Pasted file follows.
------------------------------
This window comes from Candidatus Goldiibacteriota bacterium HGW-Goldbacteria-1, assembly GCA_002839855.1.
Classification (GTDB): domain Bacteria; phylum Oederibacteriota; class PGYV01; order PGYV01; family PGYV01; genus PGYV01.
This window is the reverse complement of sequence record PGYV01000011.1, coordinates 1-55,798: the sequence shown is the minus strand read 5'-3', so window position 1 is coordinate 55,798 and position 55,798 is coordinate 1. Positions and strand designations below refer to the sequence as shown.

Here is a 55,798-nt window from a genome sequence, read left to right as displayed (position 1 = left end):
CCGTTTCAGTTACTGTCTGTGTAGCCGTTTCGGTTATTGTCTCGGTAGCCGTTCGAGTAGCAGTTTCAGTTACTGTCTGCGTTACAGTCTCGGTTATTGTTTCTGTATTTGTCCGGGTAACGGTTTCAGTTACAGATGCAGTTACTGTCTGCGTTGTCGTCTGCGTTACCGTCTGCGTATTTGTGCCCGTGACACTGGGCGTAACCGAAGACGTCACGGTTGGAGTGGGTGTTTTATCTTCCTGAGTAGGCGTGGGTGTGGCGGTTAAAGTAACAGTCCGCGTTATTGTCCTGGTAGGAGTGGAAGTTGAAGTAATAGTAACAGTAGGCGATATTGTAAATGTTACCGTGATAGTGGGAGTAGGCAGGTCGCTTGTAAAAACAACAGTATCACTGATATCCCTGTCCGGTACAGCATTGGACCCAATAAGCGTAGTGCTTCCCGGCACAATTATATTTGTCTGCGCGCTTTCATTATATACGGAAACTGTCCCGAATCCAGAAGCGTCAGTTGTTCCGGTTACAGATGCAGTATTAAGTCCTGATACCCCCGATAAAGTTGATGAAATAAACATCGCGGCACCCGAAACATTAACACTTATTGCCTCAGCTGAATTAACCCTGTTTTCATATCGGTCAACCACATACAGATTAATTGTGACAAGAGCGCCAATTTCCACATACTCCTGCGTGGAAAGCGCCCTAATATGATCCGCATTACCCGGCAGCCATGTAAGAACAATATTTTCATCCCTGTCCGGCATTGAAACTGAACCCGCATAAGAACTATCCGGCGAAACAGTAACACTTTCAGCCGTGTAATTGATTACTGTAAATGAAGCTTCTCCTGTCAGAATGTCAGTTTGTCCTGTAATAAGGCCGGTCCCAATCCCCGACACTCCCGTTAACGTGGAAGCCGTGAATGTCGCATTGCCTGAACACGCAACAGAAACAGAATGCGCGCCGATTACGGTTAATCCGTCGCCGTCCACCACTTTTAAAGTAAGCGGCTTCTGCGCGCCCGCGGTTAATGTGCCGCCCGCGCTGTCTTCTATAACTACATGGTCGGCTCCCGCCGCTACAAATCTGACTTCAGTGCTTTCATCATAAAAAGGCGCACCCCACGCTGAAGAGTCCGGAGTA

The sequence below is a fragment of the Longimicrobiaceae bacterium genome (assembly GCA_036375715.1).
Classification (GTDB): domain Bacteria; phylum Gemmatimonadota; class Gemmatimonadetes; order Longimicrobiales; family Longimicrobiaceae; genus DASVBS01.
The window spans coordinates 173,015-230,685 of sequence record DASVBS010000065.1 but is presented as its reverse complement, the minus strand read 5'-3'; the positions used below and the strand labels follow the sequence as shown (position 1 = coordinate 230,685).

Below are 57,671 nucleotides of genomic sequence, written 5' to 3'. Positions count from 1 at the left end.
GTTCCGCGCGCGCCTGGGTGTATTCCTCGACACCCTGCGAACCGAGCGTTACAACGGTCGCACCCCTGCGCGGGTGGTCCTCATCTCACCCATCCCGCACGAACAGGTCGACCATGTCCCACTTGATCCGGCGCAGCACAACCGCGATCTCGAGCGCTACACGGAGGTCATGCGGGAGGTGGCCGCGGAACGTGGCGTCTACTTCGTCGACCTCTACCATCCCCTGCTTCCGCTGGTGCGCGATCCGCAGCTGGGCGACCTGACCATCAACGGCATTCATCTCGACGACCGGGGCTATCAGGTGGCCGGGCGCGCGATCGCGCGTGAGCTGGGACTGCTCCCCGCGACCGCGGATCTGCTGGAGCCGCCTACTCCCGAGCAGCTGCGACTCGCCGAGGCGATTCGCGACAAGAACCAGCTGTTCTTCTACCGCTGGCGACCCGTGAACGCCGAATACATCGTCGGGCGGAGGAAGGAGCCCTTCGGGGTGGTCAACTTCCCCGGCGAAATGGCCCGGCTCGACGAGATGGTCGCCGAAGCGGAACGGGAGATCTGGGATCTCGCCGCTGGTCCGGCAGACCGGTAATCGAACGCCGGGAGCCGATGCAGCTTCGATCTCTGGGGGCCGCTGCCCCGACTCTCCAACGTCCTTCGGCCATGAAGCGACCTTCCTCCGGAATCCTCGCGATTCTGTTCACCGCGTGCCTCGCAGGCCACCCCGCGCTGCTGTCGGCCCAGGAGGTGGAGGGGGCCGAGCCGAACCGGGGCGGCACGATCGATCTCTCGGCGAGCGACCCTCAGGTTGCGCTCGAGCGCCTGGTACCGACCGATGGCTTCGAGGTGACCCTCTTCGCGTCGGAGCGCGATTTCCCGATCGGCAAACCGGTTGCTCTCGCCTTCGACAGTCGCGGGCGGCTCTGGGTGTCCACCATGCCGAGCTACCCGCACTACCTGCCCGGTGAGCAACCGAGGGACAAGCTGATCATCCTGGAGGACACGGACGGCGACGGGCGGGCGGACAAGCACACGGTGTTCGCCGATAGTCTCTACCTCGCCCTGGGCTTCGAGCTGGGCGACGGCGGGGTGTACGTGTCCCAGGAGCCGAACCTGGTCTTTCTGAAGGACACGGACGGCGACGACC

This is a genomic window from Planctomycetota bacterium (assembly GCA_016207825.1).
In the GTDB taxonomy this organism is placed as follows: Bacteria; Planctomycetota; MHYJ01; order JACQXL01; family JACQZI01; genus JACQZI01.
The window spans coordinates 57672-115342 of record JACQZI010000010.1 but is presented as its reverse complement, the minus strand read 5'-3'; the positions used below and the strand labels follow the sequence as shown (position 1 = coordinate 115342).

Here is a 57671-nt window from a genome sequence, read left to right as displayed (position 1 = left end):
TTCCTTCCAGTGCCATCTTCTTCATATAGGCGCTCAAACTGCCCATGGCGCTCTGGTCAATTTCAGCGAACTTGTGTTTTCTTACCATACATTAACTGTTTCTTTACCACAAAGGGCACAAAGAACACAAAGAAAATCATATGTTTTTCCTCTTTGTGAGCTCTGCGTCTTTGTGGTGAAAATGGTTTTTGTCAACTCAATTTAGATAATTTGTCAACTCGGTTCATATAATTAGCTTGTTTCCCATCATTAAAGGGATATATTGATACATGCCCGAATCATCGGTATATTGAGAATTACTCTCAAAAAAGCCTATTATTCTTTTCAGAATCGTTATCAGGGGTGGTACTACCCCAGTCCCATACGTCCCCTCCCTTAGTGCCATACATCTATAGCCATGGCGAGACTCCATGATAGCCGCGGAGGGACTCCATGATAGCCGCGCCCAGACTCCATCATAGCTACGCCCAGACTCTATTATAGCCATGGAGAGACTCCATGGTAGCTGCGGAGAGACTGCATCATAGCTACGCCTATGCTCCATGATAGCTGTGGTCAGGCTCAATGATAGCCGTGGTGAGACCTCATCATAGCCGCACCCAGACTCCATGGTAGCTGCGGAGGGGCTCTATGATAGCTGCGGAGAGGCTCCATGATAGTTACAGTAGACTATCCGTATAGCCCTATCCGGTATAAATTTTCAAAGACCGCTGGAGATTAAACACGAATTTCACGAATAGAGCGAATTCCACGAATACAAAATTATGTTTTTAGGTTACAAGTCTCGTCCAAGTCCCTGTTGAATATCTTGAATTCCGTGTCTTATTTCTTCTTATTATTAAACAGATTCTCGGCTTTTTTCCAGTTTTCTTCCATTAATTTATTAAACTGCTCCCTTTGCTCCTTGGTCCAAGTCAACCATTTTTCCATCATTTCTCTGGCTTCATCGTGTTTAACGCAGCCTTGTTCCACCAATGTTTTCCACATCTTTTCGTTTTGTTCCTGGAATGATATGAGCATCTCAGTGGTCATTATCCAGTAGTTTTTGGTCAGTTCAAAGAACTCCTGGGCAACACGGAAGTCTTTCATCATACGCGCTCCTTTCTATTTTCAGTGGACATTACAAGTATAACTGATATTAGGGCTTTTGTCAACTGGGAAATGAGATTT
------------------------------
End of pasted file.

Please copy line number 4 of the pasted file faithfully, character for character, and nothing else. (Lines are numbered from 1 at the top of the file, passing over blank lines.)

Here is a 55,798-nt window from a genome sequence, read left to right as displayed (position 1 = left end):